2018 Mitsubishi Outlander Sport 2.4L AWD
In some ways, the 2018 Mitsubishi Outlander Sport reminded us of the Wagon Queen Family Truckster of National Lampoon’s Vacation fame. With tacked-on fender vents and a creaky driver’s seat that rocked fore and aft with each prod of the throttle and stab of the brake pedal, it seemed a parody of a contemporary crossover vehicle.
The smallest SUV in Mitsubishi’s lineup, the Outlander Sport is also the brand’s oldest offering. Introduced as a 2011 model, the aging Outlander Sport has managed to maintain some relevance thanks to updates for 2013 and 2016, and now the model welcomes a handful of exterior and interior enhancements for 2018.
Changes outside include an updated grille and a lightly revised fascia, along with tweaks to the rear styling. Inside, the 2018 Outlander Sport receives an improved center-console design and a new shift lever. Most models also see the addition of a 7.0-inch touchscreen infotainment system, while the USB port moves from the center console to the base of the center stack.
Mechanically, though, the Outlander Sport is largely familiar. Lower-level ES and LE models make do with a wheezy 148-hp 2.0-liter inline-four that mates to a five-speed manual (in the ES only) or a continuously variable automatic transmission (CVT). Higher-end SE and SEL trims come equipped with a 168-hp 2.4-liter inline-four that pairs exclusively with the brand’s latest CVT. Front-wheel drive is standard, and all-wheel drive is a $1500 option on CVT-equipped models.
Bigger Is Much Better
Compared with a 2.0-liter, all-wheel-drive Outlander Sport LE we tested last year, the 2.4-liter engine in this all-wheel-drive Outlander Sport SEL was a revelation. Whereas the smaller four-cylinder needed 9.5 seconds to reach 60 mph and 17.5 seconds to get through the quarter-mile at 82 mph, this 2.4-liter Outlander Sport hit 60 mph in 7.9 seconds and completed the quarter-mile in 16.2 at 87 mph. Those figures put the Mitsubishi near the top of the subcompact-crossover class.
Despite what the stopwatch says, however, the 2.4-liter Outlander Sport doesn’t feel particularly quick from behind the wheel. Blame the uncouth CVT that sends the engine zooming toward its 6000-rpm power peak and holds it there. It’s an unnerving sensation that fills the cabin with 75 decibels of engine groan at wide-open throttle. This transmission doesn’t offer manual control nor does it mimic the sensation of shifts to mitigate the engine’s monotonous drone like in a Subaru.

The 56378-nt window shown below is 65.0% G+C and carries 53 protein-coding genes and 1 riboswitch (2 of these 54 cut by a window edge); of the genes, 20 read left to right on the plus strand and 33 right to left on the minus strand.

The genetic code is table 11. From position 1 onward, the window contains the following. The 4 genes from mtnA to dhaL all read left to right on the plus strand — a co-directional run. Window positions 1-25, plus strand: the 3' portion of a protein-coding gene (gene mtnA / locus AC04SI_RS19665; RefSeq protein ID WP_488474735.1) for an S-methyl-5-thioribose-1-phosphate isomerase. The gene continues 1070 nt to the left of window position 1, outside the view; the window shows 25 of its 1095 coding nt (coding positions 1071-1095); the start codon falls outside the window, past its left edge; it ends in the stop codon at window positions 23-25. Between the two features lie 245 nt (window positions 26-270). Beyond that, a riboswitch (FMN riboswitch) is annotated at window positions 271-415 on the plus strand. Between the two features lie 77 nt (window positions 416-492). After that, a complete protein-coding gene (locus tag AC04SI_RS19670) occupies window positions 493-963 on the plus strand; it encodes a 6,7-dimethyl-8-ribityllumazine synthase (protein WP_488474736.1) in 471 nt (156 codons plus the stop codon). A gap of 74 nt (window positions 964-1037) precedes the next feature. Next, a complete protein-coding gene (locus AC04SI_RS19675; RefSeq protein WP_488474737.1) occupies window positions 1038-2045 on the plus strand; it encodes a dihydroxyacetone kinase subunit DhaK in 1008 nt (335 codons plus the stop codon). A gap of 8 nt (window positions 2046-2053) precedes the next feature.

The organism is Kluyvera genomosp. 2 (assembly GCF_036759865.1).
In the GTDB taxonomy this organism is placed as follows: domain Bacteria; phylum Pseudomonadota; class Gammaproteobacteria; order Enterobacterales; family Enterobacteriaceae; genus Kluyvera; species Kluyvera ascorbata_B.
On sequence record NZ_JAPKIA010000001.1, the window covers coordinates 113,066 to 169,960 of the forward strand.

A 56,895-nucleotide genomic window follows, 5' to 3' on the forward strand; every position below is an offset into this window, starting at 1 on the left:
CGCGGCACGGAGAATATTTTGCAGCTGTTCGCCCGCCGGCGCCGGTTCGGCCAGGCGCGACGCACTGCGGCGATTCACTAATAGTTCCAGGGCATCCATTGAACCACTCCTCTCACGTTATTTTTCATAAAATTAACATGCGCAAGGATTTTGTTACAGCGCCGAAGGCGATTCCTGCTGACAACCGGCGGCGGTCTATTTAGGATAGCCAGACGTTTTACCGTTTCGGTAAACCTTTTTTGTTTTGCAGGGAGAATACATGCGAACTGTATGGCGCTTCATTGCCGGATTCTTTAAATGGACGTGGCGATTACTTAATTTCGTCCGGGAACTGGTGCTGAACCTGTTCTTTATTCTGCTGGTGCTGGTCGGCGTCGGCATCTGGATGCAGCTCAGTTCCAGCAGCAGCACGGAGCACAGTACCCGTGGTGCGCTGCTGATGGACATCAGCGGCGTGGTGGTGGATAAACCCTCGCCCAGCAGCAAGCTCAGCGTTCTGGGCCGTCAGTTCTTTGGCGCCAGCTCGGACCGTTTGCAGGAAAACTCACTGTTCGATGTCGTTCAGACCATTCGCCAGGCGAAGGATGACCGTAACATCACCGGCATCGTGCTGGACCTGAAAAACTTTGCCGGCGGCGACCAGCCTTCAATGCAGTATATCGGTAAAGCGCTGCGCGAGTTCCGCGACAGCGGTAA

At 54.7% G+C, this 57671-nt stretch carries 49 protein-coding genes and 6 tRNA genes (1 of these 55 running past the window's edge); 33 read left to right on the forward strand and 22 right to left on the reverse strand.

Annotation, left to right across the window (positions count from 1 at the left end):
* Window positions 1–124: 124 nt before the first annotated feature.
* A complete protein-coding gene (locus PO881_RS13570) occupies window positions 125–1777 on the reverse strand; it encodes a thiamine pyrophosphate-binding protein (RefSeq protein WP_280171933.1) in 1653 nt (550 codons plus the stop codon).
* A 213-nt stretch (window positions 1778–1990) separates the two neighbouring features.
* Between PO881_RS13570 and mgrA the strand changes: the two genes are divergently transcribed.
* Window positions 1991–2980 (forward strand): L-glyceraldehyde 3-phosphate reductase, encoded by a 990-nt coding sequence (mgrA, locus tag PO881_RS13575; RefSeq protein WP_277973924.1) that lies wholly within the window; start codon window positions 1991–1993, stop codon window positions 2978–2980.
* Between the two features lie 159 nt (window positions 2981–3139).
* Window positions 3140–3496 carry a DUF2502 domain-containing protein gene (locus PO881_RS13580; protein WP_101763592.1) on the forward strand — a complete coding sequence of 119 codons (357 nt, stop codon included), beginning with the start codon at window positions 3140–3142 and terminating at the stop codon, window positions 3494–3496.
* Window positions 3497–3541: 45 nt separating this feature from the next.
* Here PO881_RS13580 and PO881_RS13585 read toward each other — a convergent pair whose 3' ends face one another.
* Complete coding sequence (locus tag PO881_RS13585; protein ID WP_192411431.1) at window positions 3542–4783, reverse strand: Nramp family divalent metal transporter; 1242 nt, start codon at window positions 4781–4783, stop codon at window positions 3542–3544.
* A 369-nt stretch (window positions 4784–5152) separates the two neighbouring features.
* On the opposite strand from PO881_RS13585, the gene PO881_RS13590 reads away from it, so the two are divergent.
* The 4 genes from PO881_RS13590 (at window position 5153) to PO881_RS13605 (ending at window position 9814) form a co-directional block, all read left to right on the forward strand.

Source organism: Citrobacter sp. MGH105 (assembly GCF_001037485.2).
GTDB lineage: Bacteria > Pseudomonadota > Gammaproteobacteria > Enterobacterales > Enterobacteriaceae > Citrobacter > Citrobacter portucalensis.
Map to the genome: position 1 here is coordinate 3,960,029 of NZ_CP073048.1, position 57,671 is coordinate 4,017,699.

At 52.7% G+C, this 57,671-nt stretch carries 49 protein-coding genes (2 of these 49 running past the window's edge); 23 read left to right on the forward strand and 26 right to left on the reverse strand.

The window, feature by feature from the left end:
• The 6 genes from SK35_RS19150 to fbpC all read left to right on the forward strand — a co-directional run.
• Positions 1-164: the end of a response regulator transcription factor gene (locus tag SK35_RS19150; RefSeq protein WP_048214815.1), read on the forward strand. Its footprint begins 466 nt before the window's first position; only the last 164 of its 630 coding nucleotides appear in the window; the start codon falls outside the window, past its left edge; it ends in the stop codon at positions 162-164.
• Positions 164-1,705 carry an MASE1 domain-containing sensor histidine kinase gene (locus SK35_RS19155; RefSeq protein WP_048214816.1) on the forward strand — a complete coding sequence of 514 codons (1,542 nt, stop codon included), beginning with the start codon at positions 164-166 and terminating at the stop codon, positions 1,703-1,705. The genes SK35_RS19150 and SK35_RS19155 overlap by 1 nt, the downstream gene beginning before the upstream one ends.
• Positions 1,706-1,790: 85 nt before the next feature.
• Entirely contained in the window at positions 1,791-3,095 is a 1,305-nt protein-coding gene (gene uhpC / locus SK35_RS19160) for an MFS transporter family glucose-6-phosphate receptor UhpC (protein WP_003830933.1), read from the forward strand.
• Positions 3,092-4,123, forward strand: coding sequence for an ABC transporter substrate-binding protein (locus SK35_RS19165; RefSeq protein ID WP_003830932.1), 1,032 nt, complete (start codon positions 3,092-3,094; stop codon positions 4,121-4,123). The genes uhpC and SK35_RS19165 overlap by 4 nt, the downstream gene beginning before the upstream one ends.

Still, the new CVT contributes a modest gain to fuel economy, with EPA estimates of 23 mpg city and 28 mpg highway—1 mpg better in both measures than last year’s all-wheel-drive 2.4-liter model. (Front-wheel-drive 2.4s are rated at 23/29; the city figure is unchanged, but the highway number is up 1 mpg from last year.) We observed 23 mpg overall and 26 mpg on our 75-mph real-world highway fuel-economy test—a figure matched by a quicker, heavier, and much larger Mazda CX-9 with all-wheel drive. In fact, this Outlander Sport was among the least efficient subcompact crossovers we’ve put through our highway fuel-economy loop, with only a knobby-tired Jeep Renegade Deserthawk delivering an equally lackluster performance.
Land of “Meh”
A thirst for 87 octane isn’t the only reason to avoid taking the Outlander Sport on long road trips; the interior, for example, suffers from middling build quality and iffy ergonomics. Although the Outlander Sport’s materials are soft to the touch and are of a generally high grade, they were offset by issues such as the aforementioned rocking driver’s seat and a shift lever that clomps through its detents with little to no refinement.
Meanwhile, the new 7.0-inch infotainment system’s crowded field of small onscreen buttons make it difficult to use while driving. Fortunately, 2.4-liter Outlander Sport models come standard with Apple CarPlay and Android Auto compatibility, both of which offer more logical multimedia interfaces than Mitsubishi’s clunky setup.
The Outlander Sport’s comparatively long 105.1-inch wheelbase and soft springs provide impressive composure over pockmarked pavement. However, the relatively long span between the wheels fails to translate into greater interior space. The Outlander Sport is no roomier than the typical subcompact crossover, and both the Honda HR-V and the Kia Soul offer more rear-seat room and cargo space than the Mitsubishi.
With a base price of $23,990, the 2.4-liter-equipped Outlander Sport SE wears a sticker price $2600 greater than the entry-level 2.0-liter ES. Along with the larger engine and a standard CVT (a $1200 option on the ES), the SE also includes niceties such as fog lights, LED daytime running lights, heated front seats, and a leather-wrapped steering wheel and shift knob. On top of this, the SE adds features not available on any 2.0-liter model, including a proximity key with push-button start, a second USB port, and illuminated vanity mirrors.
Our test car was a top-of-the-line, $26,990 Outlander Sport SEL AWD. Spending the extra coin on the SEL trim nets features such as power-folding side mirrors, rain-sensing windshield wipers, a power driver’s seat, and leather upholstery. It’s also the only trim available with active-safety features such as automated emergency braking, lane-departure warning, and automatic high-beam headlights. Mitsubishi bundles these items into the $2000 Touring package, which also includes a fixed panoramic glass roof that lessens headroom slightly and a premium audio system with a subwoofer that takes up nearly two cubic feet of cargo space.